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4 Tips to Fix Your Writing Schedule When You Fall Behind

It's happened to all of us: we create a plan for a writing project and start diligently working on it, but then something happens that derails our schedule. Suddenly, we're struggling to find the time to write, or worse, our writing output has slowed to a crawl.

I’m no stranger to this. At the beginning of this year, I created a writing and publishing schedule for the Rising Elements series. I scheduled a few buffer days into each month in case something came up and I couldn’t work on my current project for a few days. I set (I thought) reasonable goals and gave myself plenty of time to achieve them.


… And then my carefully-laid plans went off the rails. I got buried in editing projects and didn’t have a chance to work on my draft for three weeks in a row. Then my editor wasn’t available until later than I’d anticipated (which ended up being fine because my draft was done a whole month late anyway). And now that book 2 is off track, of course books 3 and 4 will be off track too.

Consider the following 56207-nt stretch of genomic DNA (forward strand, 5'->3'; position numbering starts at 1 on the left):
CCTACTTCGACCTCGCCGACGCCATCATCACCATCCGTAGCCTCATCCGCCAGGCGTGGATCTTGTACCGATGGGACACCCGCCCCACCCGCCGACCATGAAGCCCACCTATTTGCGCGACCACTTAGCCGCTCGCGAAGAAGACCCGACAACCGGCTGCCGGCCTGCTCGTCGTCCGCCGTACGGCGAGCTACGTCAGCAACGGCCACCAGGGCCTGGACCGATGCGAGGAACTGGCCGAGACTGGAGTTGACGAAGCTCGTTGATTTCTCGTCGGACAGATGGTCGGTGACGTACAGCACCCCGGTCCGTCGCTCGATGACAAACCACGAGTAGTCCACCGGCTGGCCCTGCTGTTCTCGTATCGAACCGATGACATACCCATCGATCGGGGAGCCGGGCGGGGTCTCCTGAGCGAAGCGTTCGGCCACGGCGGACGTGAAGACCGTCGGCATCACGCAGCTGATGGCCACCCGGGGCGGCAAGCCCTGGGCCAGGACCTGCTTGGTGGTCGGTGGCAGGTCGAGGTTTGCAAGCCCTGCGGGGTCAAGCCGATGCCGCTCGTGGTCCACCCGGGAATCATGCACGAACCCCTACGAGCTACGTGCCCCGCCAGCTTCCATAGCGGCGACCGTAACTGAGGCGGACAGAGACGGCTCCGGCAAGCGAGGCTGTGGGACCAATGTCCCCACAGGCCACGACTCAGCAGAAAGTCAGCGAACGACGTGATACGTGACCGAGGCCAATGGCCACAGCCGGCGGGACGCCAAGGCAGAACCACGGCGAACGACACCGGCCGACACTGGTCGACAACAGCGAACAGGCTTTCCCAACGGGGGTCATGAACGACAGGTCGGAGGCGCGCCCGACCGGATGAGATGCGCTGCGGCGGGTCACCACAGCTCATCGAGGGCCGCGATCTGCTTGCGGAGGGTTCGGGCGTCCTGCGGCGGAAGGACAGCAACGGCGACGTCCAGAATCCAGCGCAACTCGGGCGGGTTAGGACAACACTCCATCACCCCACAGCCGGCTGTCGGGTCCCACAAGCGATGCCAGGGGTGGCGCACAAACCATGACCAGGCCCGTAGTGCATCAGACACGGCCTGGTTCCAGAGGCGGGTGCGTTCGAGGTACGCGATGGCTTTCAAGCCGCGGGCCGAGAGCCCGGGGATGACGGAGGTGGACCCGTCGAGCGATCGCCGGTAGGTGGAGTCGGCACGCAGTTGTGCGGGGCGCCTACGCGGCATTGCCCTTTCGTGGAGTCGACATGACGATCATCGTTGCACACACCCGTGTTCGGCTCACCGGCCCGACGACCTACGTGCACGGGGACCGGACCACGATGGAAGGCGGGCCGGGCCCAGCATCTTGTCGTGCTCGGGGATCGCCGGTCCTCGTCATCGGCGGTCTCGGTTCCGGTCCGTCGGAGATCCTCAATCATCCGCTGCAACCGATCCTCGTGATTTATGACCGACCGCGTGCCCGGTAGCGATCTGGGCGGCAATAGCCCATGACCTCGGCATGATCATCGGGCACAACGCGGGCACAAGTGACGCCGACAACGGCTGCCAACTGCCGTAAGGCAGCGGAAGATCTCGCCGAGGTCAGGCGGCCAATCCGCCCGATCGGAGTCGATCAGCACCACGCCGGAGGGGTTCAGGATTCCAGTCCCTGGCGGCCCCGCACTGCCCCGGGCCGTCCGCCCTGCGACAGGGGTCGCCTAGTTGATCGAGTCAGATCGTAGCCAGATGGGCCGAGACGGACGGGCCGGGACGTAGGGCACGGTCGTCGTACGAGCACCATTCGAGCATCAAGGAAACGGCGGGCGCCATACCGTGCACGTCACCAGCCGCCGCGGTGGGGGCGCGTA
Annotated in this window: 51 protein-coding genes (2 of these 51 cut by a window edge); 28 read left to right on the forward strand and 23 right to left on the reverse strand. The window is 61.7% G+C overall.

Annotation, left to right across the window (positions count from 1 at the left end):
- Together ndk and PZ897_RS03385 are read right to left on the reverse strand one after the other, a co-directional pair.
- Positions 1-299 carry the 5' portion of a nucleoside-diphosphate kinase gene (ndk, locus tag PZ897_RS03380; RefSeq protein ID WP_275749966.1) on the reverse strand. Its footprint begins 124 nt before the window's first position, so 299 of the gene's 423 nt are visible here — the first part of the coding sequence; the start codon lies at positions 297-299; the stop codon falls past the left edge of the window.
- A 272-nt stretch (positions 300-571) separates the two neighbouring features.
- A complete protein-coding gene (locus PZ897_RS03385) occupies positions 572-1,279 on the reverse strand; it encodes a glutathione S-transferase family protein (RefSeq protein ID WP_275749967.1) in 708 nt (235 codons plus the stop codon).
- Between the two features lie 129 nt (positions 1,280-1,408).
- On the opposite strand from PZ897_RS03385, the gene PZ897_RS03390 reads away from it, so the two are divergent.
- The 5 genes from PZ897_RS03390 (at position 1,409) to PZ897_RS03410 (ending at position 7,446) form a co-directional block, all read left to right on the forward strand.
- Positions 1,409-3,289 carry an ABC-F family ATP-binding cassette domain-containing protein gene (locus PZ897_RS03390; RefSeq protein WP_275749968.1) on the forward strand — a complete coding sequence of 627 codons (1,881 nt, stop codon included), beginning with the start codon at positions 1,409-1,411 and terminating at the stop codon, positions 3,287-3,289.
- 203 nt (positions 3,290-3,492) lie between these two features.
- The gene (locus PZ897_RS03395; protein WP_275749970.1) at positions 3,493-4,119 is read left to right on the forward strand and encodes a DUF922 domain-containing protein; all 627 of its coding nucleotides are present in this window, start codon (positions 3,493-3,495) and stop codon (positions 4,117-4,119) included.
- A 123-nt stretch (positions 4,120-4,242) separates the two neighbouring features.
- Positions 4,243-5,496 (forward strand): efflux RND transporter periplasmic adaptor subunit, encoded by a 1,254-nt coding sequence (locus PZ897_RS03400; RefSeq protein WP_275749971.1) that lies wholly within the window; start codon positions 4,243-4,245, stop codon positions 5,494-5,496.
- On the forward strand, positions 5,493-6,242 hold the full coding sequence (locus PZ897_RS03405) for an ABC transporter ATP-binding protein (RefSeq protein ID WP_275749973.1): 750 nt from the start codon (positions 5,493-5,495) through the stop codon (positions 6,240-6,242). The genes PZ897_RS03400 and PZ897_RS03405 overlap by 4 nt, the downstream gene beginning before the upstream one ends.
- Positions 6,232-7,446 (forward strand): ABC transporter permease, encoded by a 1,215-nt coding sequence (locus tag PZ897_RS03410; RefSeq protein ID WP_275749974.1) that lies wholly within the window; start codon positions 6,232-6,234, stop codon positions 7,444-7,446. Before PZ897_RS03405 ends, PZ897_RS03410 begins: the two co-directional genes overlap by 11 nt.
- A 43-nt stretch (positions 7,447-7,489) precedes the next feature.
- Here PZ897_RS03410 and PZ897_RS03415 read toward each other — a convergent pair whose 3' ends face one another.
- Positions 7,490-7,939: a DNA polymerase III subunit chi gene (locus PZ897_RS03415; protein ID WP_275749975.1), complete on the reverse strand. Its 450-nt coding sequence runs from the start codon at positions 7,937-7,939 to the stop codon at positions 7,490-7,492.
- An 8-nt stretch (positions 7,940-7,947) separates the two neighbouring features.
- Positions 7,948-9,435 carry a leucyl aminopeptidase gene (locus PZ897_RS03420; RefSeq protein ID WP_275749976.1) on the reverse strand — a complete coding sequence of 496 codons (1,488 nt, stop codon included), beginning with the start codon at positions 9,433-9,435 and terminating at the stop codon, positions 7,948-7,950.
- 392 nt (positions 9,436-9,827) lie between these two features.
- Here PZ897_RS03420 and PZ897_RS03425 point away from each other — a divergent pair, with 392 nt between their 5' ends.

So now what? What do I do now that my writing and publishing schedule is completely out of whack?


First of all, before I say anything else, let me tell you this:


EVERYONE HAS BAD DAYS… and weeks. And months.


Read that again.


It doesn’t matter if you’re a professional author, a hobby writer, or anywhere in between. Life happens to all of us, and it’s usually out of our control. But that doesn’t mean all hope is lost. If your plan goes off the rails… it’s time to adjust your plan. Today I’m going to share 4 tips for getting back on track when your writing schedule falls apart. Let’s get to it!


1. Take a (timed) break.

This may not be a fun tip to read, but I’m going to write it anyway. There may be a reason your writing schedule went off track. Maybe your goals weren’t realistic for your situation right now. If you’re a stay at home parent with little kids and your goal was to write 5 hours a day… well, there’s a good chance your schedule will fall behind. It’s important to take a hard look at your life and determine if the writing schedule you set was truly attainable.